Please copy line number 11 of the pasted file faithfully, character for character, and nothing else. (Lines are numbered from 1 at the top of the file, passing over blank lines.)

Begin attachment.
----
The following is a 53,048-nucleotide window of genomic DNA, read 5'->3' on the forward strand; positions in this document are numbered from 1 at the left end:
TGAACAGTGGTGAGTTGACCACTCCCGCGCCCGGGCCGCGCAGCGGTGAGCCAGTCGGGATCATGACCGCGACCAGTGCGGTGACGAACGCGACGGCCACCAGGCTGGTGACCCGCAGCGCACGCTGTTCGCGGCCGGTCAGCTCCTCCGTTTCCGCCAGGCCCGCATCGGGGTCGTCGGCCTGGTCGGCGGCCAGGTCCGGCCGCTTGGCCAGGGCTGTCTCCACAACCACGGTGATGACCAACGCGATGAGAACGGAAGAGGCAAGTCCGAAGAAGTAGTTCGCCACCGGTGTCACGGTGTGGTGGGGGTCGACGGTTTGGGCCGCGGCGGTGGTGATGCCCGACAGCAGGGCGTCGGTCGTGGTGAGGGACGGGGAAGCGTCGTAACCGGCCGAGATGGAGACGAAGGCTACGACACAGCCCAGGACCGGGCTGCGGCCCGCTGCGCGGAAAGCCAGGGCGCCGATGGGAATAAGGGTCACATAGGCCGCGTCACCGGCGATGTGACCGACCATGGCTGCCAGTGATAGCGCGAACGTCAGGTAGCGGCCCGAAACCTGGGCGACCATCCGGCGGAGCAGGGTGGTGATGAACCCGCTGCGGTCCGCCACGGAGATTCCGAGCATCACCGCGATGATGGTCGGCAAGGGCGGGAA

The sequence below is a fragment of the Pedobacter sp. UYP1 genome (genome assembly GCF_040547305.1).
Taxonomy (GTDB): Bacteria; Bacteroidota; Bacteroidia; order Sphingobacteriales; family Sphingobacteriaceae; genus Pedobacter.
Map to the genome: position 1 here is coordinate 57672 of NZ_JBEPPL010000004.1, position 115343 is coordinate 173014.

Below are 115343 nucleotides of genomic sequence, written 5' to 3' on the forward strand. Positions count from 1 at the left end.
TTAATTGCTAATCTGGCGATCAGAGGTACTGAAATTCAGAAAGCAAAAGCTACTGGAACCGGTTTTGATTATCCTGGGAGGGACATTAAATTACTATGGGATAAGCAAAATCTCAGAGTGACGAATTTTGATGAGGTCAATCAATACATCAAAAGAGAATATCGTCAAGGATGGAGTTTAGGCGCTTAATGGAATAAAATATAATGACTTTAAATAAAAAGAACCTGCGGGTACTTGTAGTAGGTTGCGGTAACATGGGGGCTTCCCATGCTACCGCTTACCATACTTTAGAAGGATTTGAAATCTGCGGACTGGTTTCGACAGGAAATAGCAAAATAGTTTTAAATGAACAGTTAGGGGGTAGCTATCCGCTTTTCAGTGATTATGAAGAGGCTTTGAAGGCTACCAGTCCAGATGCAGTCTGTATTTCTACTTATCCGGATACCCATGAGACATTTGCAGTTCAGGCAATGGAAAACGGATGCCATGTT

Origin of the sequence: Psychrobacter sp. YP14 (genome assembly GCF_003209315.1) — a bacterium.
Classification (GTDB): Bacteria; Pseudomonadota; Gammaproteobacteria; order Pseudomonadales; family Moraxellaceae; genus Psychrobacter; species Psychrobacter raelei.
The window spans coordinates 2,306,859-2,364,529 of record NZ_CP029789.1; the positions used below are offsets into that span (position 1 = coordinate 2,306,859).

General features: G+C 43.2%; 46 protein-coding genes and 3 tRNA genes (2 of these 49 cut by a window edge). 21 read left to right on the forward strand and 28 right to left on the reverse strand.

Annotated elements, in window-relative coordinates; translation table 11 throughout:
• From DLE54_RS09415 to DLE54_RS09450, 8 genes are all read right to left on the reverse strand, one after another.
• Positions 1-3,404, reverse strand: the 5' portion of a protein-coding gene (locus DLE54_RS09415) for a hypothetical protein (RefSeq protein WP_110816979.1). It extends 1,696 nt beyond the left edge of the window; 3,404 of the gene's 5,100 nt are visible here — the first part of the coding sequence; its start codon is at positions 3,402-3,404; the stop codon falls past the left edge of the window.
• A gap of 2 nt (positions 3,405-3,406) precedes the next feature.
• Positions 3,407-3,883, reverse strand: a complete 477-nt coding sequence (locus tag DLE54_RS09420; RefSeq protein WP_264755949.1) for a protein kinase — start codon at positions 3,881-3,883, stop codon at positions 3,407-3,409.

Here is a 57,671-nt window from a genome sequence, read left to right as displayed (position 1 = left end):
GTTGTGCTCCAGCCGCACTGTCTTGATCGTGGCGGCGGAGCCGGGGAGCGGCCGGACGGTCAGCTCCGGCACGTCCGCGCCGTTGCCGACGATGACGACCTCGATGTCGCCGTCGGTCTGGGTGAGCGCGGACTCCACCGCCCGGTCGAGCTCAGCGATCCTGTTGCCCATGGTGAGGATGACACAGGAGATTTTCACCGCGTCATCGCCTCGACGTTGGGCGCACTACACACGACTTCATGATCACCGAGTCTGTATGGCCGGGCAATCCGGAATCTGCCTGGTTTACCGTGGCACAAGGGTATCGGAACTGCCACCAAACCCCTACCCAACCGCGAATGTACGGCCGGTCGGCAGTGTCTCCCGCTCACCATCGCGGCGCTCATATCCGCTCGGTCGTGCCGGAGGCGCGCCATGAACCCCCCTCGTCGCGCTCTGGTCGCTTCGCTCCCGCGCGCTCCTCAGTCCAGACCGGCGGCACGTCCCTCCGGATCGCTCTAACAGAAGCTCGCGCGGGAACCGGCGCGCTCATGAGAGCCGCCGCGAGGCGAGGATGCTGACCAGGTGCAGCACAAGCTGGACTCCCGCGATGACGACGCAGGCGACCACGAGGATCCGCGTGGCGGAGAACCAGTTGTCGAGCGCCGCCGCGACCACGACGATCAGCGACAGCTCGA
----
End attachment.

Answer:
General features: G+C 43.2%; 46 protein-coding genes and 3 tRNA genes (2 of these 49 cut by a window edge). 21 read left to right on the forward strand and 28 right to left on the reverse strand.